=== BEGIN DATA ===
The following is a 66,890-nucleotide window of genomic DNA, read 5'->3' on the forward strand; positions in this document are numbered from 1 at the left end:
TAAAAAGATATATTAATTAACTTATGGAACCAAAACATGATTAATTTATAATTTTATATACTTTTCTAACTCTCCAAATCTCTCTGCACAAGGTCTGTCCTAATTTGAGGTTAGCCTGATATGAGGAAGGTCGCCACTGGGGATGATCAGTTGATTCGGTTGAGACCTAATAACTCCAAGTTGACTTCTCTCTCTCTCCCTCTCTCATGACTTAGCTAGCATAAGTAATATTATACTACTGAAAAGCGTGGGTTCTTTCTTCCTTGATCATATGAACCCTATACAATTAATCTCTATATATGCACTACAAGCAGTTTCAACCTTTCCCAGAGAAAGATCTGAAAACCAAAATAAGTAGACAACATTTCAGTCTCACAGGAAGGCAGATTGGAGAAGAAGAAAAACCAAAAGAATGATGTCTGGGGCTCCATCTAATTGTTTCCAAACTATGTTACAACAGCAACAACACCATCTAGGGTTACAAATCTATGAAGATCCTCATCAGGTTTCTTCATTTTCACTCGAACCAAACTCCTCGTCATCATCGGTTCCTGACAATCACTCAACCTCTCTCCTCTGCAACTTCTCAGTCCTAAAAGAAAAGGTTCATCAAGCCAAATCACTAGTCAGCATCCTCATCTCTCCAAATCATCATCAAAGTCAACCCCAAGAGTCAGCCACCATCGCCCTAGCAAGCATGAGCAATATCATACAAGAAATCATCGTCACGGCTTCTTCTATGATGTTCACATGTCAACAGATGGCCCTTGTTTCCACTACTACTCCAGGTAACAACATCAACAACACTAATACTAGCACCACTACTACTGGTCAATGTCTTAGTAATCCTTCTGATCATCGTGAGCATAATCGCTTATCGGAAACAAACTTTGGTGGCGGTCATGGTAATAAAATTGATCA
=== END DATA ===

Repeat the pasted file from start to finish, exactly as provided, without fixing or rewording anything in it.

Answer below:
The following is a 66,890-nucleotide window of genomic DNA, read 5'->3' on the forward strand; positions in this document are numbered from 1 at the left end:
TAAAAAGATATATTAATTAACTTATGGAACCAAAACATGATTAATTTATAATTTTATATACTTTTCTAACTCTCCAAATCTCTCTGCACAAGGTCTGTCCTAATTTGAGGTTAGCCTGATATGAGGAAGGTCGCCACTGGGGATGATCAGTTGATTCGGTTGAGACCTAATAACTCCAAGTTGACTTCTCTCTCTCTCCCTCTCTCATGACTTAGCTAGCATAAGTAATATTATACTACTGAAAAGCGTGGGTTCTTTCTTCCTTGATCATATGAACCCTATACAATTAATCTCTATATATGCACTACAAGCAGTTTCAACCTTTCCCAGAGAAAGATCTGAAAACCAAAATAAGTAGACAACATTTCAGTCTCACAGGAAGGCAGATTGGAGAAGAAGAAAAACCAAAAGAATGATGTCTGGGGCTCCATCTAATTGTTTCCAAACTATGTTACAACAGCAACAACACCATCTAGGGTTACAAATCTATGAAGATCCTCATCAGGTTTCTTCATTTTCACTCGAACCAAACTCCTCGTCATCATCGGTTCCTGACAATCACTCAACCTCTCTCCTCTGCAACTTCTCAGTCCTAAAAGAAAAGGTTCATCAAGCCAAATCACTAGTCAGCATCCTCATCTCTCCAAATCATCATCAAAGTCAACCCCAAGAGTCAGCCACCATCGCCCTAGCAAGCATGAGCAATATCATACAAGAAATCATCGTCACGGCTTCTTCTATGATGTTCACATGTCAACAGATGGCCCTTGTTTCCACTACTACTCCAGGTAACAACATCAACAACACTAATACTAGCACCACTACTACTGGTCAATGTCTTAGTAATCCTTCTGATCATCGTGAGCATAATCGCTTATCGGAAACAAACTTTGGTGGCGGTCATGGTAATAAAATTGATCA